Supreme Court allows Illinois semiautomatic weapons ban to stay in place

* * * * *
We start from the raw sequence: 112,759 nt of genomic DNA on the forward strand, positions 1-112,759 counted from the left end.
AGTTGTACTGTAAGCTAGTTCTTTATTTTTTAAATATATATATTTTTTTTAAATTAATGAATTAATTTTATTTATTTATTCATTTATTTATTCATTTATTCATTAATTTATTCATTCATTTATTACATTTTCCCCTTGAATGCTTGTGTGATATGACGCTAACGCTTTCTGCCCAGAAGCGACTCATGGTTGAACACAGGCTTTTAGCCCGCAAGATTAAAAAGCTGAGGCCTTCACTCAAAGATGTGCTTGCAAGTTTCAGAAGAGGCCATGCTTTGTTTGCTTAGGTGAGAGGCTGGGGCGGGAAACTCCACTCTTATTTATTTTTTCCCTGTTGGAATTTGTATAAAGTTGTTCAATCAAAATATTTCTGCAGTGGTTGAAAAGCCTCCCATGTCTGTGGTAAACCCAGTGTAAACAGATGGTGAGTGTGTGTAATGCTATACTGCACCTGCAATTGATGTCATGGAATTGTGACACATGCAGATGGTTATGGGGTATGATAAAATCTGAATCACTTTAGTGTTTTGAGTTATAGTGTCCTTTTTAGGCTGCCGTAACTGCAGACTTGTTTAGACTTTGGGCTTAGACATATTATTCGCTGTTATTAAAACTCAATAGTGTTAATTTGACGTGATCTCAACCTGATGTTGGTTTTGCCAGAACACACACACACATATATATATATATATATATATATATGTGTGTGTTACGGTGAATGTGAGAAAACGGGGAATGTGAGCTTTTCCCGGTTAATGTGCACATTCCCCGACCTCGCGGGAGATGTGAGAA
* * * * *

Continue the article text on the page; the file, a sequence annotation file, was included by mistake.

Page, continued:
The Supreme Court has allowed an Illinois law banning high-powered semiautomatic weapons to remain in place. In a Thursday order with no noted dissents or explanation of its decision, the Supreme Court denied a request from the National Association for Gun rights, which asked for a preliminary injunction. The ban, signed by Democratic Illinois Gov. J.B. Pritzker in January, includes penalties for individuals who, “carries or possesses… manufactures, sells, delivers, imports, or purchases any assault weapon or .50 caliber rifle.” The law also includes statutory penalties for people who, “sells, manufactures, delivers, imports, possesses, or purchases any assault weapon attachment or .50 caliber cartridge.” ILLINOIS GOV. JB PRITZKER SIGNS LAW BANNING FIREARM ADVERTISEMENTS THAT APPEAL TO CHILDREN Any kit or tools used to increase the fire rate of a semiautomatic weapon are also included in the ban, and the law includes a limit for purchases of certain magazines. After Thursday’s ruling, the law will stay in place while it’s litigated in the lower courts. FEDERAL JUDGE GRANTS INJUNCTION TEMPORARILY BLOCKING ENFORCEMENT OF ILLINOIS GUN LAW A 7th District U.S. Court of Appeals panel in November also refused a request to block the law. In August, the law was upheld by the Illinois Supreme Court  in a 4-3 decision. People who previously possessed guns that would otherwise be banned by the law can still own them if they are registered with the state prior to Jan. 1, 2024. The Associated Press contributed to this report.
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